Bishop Mouneer Anis: Pray against violence in Egypt’s protests

Posted Jun 28, 2013

[From the office of The Most Revd Dr Mouneer Hanna Anis]

My dear brothers and sisters,

Greetings in the Name of our Lord Jesus Christ!

The situation in Egypt is very serious. I do not know where this situation will take us. I feel that Egypt is at the verge of violent demonstrations, another revolution, or civil war. We do not know what is going to happen, but we know that we are at the edge of something drastic.

One year ago Dr Mohammed Mursi became the President of Egypt, following months of turbulence in the socio-economic and political situation in Egypt. Many had hoped that Egypt would move forward for the better however things became worse and are now very difficult. Egyptians became divided between Islamists and non-Islamists. A constitution that was written and approved in haste was one of the main reasons for these divisions. Other reasons were the exclusion of moderates and non-Islamists from participation in the political life, and the appointment of Islamists as ministers in the Cabinet and other prominent posts. These divisions led to instability, a lack of security, and many demonstrations which in turn badly affected the economy and tourism. People started to complain about the rise of food prices, the frequent power cuts, the sectarian clashes, and lately the lack of fuel.

Two weeks ago there were demonstrations in several governorates in objection to the appointment of new governors who are known Islamists. A new movement called, “tamarrod” or “Rebellion” was formed last April and they called for massive demonstrations against the President and the government on the 30th of June. They claim to have gathered the signatures of 15 million supporters. One week ago the Islamists made big demonstrations in support of the President. They warned the supporters of “tamarrod” against demonstrating on the 30th of June. “Anyone who will sprinkle water at the President will be sprinkled with blood,” said one of the supporters of the President. This means that there will be bloodshed if people try to force the President to step down.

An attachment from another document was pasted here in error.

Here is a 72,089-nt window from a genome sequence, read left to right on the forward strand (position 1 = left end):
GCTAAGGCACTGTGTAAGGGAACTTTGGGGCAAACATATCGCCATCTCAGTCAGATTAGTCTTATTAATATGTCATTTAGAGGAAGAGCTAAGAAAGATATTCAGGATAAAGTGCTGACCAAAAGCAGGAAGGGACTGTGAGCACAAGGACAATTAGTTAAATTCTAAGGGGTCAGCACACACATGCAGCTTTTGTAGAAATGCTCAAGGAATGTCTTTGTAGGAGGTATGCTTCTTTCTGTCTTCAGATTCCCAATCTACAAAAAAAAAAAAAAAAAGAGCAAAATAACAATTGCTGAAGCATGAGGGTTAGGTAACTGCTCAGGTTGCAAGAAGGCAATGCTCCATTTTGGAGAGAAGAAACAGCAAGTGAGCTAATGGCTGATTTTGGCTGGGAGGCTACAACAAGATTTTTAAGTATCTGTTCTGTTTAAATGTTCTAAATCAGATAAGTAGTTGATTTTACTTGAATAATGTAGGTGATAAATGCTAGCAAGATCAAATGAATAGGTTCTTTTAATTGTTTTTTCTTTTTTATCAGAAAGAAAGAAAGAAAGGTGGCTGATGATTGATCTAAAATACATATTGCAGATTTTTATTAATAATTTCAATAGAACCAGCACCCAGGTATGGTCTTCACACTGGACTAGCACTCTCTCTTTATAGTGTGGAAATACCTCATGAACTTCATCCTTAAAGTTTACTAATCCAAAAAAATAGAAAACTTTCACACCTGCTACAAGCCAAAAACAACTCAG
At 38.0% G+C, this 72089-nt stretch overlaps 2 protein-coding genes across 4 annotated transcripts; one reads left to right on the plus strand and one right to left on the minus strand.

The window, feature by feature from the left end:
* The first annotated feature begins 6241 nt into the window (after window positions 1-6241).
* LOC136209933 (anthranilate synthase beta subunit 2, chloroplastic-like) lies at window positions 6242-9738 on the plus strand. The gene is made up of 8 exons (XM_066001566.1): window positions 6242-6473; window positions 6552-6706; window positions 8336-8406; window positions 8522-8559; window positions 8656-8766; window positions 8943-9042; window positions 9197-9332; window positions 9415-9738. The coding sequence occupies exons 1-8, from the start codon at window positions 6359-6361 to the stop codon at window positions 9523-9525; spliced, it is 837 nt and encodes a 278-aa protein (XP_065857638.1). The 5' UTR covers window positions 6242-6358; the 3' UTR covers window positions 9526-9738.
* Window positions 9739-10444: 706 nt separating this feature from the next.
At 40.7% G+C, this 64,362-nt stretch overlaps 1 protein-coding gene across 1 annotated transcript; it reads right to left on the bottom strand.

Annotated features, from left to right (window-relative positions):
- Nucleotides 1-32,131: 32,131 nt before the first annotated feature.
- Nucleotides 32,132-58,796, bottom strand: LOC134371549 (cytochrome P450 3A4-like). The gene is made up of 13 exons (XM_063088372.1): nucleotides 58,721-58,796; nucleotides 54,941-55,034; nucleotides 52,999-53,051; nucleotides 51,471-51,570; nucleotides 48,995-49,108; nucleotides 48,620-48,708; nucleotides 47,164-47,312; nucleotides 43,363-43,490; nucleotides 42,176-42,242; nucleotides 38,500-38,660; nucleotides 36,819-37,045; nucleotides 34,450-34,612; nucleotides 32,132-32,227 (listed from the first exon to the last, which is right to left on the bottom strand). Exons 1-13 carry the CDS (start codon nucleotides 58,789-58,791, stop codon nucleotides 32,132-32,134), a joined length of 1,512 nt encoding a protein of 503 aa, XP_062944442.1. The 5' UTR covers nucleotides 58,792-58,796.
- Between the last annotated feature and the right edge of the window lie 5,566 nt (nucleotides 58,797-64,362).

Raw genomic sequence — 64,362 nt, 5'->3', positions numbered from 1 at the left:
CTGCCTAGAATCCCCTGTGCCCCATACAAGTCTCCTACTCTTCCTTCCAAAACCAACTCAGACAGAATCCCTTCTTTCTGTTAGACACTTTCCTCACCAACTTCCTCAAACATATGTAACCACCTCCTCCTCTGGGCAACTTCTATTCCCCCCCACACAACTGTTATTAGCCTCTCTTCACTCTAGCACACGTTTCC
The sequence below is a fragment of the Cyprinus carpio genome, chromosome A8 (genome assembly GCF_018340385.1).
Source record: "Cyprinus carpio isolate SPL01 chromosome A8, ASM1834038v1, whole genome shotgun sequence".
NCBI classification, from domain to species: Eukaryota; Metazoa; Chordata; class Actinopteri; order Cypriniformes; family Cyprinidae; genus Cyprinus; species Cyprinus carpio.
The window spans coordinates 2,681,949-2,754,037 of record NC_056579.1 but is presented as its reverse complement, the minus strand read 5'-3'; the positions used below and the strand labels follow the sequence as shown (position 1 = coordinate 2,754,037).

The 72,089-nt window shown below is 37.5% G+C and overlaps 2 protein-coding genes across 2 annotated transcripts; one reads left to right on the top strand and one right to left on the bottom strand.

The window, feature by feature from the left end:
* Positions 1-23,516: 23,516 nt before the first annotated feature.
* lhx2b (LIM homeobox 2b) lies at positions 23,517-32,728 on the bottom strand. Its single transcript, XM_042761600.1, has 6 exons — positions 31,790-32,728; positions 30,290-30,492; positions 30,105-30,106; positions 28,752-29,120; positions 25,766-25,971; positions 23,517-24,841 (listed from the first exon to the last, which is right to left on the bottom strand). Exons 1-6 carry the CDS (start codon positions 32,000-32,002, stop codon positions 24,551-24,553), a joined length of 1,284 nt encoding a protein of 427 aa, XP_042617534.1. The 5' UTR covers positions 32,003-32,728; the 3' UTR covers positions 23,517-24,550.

Some Islamists also threatened the Christians if they participated in the demonstrations. Others produced a fatwa saying that those who would demonstrate are “kafiroon” or “godless” and deserve to be fought against. The Grand Imam of Al Azhar stated that, anyone can demonstrate to express his or her views and this has nothing to do with faith” His Holiness, Pope Tawadros II, of the Coptic Orthodox Church said, “everyone is free to express his or her views.”

Yesterday, in an attempt to calm thesituation, the President delivered a 2.5 hour speech. Unfortunately, the speech stirred the people even more. Demonstrations started yesterday at Tahrir Square and in the Province of Mansoura where dozens were injured and two people were killed. Now the military tanks have started to move in to protect the important sites.

What is going to happen on the 30th of June? We do not know! All what we know is that when emotions run high, anything can happen. However, we trust that God is in control and we are in His hands. Two days ago during his visit to Egypt, the Archbishop of Canterbury, Justin Welby, encouraged us by using St Paul’s words, while in the middle of a storm, “But now I urge you to keep up your courage, because not one of you will be lost” (Acts 27:22a). I am writing this to request your prayers for Egypt and for the people of Egypt.May the Lord bless you!

+ Mouneer Egypt
The Most Rev. Dr. Mouneer Hanna Anis
Bishop of the Episcopal / Anglican Diocese of Egyptwith North Africa and the Horn of AfricaPresident Bishop of the Episcopal / AnglicanProvince of Jerusalem and the Middle East


Comments (1)

  1. Lisa Fox says:

    Please help me get clarity on this.
    Isn’t Bishop Anis one of the guys who — around Lambeth — thought the prospect of gay bishops was probably the greatest threat to Christianity on the face of the earth?
    Isn’t he one of those who nearly equated TEC to the Great Whore of Babylon, because we were ordaining women and gay/lesbian people to the priesthood and episcopate?
    Of course I will pray for this man who spitefully maligned me and our church. And, of course, I will pray for and support his branch of the Anglican Communion, while he maligns ours. Because his people deserve God’s mercy, even while he calls for God’s judgment on me. It’s what Christ calls me to do.

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